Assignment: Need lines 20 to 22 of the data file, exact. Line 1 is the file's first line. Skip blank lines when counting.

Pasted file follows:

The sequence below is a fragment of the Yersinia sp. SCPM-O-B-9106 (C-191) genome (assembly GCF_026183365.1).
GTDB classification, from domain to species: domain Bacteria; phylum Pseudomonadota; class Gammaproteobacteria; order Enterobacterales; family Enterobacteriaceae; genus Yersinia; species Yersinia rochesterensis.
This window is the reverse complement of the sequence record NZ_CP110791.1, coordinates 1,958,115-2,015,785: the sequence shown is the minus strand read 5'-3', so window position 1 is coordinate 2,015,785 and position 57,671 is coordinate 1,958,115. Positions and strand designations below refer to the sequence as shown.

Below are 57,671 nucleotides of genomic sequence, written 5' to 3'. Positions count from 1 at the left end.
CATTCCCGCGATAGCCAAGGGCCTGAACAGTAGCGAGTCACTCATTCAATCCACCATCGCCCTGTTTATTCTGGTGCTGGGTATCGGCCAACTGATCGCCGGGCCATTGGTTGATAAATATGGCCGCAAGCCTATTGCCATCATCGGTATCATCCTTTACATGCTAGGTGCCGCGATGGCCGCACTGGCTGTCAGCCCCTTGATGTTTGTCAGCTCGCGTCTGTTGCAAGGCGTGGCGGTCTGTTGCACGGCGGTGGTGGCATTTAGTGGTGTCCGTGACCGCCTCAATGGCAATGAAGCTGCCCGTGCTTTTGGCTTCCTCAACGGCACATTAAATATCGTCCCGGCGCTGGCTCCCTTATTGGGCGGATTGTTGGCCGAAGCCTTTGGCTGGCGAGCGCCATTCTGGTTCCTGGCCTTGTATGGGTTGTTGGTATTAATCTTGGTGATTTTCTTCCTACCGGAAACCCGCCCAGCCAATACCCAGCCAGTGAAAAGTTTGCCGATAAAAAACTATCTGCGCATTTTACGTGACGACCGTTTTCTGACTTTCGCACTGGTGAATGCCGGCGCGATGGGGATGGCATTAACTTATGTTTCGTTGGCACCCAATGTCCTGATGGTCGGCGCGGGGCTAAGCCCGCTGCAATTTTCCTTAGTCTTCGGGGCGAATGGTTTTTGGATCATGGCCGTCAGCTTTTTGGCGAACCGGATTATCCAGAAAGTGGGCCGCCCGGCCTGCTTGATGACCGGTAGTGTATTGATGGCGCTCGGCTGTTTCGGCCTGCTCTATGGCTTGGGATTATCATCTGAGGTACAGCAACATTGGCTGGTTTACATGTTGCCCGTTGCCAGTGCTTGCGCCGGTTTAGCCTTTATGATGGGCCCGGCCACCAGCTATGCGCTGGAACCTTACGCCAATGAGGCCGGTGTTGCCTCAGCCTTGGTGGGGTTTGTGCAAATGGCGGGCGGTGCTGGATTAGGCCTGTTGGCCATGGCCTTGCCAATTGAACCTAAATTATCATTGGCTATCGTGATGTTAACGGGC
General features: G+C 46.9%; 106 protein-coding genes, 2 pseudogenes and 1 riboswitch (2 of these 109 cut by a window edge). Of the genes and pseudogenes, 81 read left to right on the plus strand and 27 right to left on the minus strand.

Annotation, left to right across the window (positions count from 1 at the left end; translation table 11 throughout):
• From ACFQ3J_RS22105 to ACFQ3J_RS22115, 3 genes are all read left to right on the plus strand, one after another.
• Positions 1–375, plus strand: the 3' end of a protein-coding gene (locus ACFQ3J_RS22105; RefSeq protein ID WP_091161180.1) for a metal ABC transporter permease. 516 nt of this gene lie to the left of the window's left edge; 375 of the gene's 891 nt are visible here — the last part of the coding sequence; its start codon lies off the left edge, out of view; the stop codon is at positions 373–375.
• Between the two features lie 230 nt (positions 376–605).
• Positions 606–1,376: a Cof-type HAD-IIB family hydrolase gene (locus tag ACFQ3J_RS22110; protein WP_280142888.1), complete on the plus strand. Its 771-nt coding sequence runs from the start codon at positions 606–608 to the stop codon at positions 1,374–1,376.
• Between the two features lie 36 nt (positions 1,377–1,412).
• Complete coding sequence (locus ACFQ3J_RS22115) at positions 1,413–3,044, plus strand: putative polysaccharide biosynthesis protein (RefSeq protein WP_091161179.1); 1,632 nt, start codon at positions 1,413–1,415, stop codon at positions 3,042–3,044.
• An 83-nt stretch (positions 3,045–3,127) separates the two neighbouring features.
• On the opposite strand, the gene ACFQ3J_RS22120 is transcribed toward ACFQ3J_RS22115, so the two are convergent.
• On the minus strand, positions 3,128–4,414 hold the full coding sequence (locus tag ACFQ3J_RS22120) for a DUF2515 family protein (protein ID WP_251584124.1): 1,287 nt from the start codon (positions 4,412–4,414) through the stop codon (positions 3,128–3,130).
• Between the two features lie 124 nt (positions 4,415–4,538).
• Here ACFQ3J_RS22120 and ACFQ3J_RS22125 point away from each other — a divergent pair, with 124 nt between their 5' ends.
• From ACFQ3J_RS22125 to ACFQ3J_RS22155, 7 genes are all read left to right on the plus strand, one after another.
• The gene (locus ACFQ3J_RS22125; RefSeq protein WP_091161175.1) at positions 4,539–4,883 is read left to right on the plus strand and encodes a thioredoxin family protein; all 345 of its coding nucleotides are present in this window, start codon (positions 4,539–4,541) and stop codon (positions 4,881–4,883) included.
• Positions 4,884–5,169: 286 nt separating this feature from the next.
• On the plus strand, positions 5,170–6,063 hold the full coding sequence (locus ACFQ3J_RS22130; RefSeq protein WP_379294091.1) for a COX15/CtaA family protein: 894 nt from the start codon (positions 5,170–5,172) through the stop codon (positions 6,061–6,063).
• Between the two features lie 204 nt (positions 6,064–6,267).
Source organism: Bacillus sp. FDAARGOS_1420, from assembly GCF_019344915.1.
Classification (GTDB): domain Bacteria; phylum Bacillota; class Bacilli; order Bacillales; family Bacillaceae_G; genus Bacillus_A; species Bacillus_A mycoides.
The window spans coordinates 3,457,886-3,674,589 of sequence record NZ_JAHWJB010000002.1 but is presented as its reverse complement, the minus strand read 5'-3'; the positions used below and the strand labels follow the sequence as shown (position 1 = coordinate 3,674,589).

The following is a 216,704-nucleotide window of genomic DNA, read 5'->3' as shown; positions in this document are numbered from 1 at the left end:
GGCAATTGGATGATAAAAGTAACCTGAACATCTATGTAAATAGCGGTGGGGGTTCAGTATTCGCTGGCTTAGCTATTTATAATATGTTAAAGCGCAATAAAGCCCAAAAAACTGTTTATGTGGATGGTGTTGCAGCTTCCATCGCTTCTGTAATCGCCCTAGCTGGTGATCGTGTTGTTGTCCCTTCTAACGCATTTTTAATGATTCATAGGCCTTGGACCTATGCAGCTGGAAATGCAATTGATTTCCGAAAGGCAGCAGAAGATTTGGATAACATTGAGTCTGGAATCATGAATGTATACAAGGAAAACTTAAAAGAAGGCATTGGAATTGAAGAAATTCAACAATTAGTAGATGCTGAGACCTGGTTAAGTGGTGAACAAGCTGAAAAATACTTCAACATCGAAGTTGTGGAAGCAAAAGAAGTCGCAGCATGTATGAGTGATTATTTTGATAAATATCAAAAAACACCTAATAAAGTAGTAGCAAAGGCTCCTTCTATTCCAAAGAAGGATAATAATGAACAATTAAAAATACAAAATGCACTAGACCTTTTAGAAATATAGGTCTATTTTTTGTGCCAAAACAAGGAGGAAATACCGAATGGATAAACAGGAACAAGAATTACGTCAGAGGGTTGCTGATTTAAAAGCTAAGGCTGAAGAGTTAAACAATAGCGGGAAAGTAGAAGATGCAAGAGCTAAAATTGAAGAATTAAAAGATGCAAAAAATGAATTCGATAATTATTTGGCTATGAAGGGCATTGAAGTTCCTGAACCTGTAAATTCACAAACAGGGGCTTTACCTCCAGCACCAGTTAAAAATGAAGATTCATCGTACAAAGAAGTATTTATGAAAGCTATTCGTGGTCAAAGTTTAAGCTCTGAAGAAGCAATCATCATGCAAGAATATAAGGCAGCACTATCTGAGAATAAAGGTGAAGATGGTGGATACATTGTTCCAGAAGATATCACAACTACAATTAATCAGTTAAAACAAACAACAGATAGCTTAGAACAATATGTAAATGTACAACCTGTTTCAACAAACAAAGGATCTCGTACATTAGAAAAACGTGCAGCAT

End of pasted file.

• The gene (locus ACFQ3J_RS22125; RefSeq protein WP_091161175.1) at positions 4,539–4,883 is read left to right on the plus strand and encodes a thioredoxin family protein; all 345 of its coding nucleotides are present in this window, start codon (positions 4,539–4,541) and stop codon (positions 4,881–4,883) included.
• Positions 4,884–5,169: 286 nt separating this feature from the next.
• On the plus strand, positions 5,170–6,063 hold the full coding sequence (locus ACFQ3J_RS22130; RefSeq protein WP_379294091.1) for a COX15/CtaA family protein: 894 nt from the start codon (positions 5,170–5,172) through the stop codon (positions 6,061–6,063).